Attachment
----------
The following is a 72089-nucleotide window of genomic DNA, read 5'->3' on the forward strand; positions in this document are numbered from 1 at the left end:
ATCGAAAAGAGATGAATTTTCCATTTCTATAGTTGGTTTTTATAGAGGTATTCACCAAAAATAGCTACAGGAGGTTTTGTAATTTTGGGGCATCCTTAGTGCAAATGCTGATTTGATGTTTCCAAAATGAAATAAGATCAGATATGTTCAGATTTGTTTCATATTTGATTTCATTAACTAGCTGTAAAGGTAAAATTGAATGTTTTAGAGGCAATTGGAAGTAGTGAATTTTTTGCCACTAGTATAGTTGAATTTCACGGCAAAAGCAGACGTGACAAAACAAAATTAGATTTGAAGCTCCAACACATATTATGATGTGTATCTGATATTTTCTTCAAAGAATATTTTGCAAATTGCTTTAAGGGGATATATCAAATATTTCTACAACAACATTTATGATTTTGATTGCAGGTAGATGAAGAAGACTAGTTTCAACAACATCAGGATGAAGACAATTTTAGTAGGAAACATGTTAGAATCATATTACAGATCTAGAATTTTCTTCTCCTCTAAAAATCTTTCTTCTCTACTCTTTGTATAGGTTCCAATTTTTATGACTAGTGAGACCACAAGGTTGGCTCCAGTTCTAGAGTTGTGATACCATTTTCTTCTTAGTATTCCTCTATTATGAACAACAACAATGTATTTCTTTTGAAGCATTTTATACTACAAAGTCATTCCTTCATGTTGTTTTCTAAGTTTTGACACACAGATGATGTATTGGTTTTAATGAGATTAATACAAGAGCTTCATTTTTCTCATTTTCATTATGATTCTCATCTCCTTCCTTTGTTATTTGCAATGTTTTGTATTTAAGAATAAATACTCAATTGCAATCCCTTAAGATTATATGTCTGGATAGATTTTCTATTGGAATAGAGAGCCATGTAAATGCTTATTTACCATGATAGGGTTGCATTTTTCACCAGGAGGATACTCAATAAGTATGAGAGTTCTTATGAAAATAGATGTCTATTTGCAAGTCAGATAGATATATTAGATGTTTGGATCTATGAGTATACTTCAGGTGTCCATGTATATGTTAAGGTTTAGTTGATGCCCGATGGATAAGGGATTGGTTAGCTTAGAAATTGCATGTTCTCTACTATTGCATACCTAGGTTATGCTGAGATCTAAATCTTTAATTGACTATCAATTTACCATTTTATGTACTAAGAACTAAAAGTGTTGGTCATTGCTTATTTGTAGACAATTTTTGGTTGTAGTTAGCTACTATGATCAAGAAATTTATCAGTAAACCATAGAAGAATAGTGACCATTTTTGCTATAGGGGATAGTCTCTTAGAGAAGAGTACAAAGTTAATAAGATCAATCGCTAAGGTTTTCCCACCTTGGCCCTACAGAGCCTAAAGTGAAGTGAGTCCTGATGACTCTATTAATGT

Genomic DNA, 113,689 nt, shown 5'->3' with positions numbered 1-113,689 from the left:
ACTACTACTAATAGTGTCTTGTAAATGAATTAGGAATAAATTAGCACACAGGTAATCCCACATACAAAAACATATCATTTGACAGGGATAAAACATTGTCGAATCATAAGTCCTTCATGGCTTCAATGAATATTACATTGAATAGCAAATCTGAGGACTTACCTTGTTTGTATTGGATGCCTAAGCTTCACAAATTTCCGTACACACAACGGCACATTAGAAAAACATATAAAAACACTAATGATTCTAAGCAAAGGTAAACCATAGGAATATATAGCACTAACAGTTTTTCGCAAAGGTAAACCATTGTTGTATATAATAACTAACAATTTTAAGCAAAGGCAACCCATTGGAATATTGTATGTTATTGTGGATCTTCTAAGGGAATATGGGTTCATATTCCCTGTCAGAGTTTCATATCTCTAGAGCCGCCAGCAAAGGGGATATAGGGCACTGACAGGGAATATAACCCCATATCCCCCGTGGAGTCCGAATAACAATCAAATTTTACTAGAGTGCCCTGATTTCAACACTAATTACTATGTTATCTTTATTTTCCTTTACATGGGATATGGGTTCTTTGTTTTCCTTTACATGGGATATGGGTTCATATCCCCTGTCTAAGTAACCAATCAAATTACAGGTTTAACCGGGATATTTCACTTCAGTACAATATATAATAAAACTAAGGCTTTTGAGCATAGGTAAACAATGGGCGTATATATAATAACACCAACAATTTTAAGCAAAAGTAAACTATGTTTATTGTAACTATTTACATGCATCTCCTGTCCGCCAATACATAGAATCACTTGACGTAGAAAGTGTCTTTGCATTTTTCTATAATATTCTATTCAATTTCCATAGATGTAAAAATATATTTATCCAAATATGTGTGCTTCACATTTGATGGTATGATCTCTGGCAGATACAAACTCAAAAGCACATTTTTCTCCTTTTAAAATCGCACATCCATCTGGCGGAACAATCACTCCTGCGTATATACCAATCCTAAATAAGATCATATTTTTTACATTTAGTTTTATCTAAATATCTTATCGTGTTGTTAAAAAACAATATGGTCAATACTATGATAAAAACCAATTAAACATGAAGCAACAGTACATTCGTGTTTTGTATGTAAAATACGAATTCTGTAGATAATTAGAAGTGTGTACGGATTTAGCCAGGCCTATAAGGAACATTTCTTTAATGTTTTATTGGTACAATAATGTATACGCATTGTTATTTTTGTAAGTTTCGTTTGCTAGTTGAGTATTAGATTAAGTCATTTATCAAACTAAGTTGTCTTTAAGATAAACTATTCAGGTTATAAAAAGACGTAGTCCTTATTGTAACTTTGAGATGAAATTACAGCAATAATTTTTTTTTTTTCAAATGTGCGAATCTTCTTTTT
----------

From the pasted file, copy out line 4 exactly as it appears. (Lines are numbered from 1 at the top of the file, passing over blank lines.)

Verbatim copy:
ACTACTACTAATAGTGTCTTGTAAATGAATTAGGAATAAATTAGCACACAGGTAATCCCACATACAAAAACATATCATTTGACAGGGATAAAACATTGTCGAATCATAAGTCCTTCATGGCTTCAATGAATATTACATTGAATAGCAAATCTGAGGACTTACCTTGTTTGTATTGGATGCCTAAGCTTCACAAATTTCCGTACACACAACGGCACATTAGAAAAACATATAAAAACACTAATGATTCTAAGCAAAGGTAAACCATAGGAATATATAGCACTAACAGTTTTTCGCAAAGGTAAACCATTGTTGTATATAATAACTAACAATTTTAAGCAAAGGCAACCCATTGGAATATTGTATGTTATTGTGGATCTTCTAAGGGAATATGGGTTCATATTCCCTGTCAGAGTTTCATATCTCTAGAGCCGCCAGCAAAGGGGATATAGGGCACTGACAGGGAATATAACCCCATATCCCCCGTGGAGTCCGAATAACAATCAAATTTTACTAGAGTGCCCTGATTTCAACACTAATTACTATGTTATCTTTATTTTCCTTTACATGGGATATGGGTTCTTTGTTTTCCTTTACATGGGATATGGGTTCATATCCCCTGTCTAAGTAACCAATCAAATTACAGGTTTAACCGGGATATTTCACTTCAGTACAATATATAATAAAACTAAGGCTTTTGAGCATAGGTAAACAATGGGCGTATATATAATAACACCAACAATTTTAAGCAAAAGTAAACTATGTTTATTGTAACTATTTACATGCATCTCCTGTCCGCCAATACATAGAATCACTTGACGTAGAAAGTGTCTTTGCATTTTTCTATAATATTCTATTCAATTTCCATAGATGTAAAAATATATTTATCCAAATATGTGTGCTTCACATTTGATGGTATGATCTCTGGCAGATACAAACTCAAAAGCACATTTTTCTCCTTTTAAAATCGCACATCCATCTGGCGGAACAATCACTCCTGCGTATATACCAATCCTAAATAAGATCATATTTTTTACATTTAGTTTTATCTAAATATCTTATCGTGTTGTTAAAAAACAATATGGTCAATACTATGATAAAAACCAATTAAACATGAAGCAACAGTACATTCGTGTTTTGTATGTAAAATACGAATTCTGTAGATAATTAGAAGTGTGTACGGATTTAGCCAGGCCTATAAGGAACATTTCTTTAATGTTTTATTGGTACAATAATGTATACGCATTGTTATTTTTGTAAGTTTCGTTTGCTAGTTGAGTATTAGATTAAGTCATTTATCAAACTAAGTTGTCTTTAAGATAAACTATTCAGGTTATAAAAAGACGTAGTCCTTATTGTAACTTTGAGATGAAATTACAGCAATAATTTTTTTTTTTTCAAATGTGCGAATCTTCTTTTT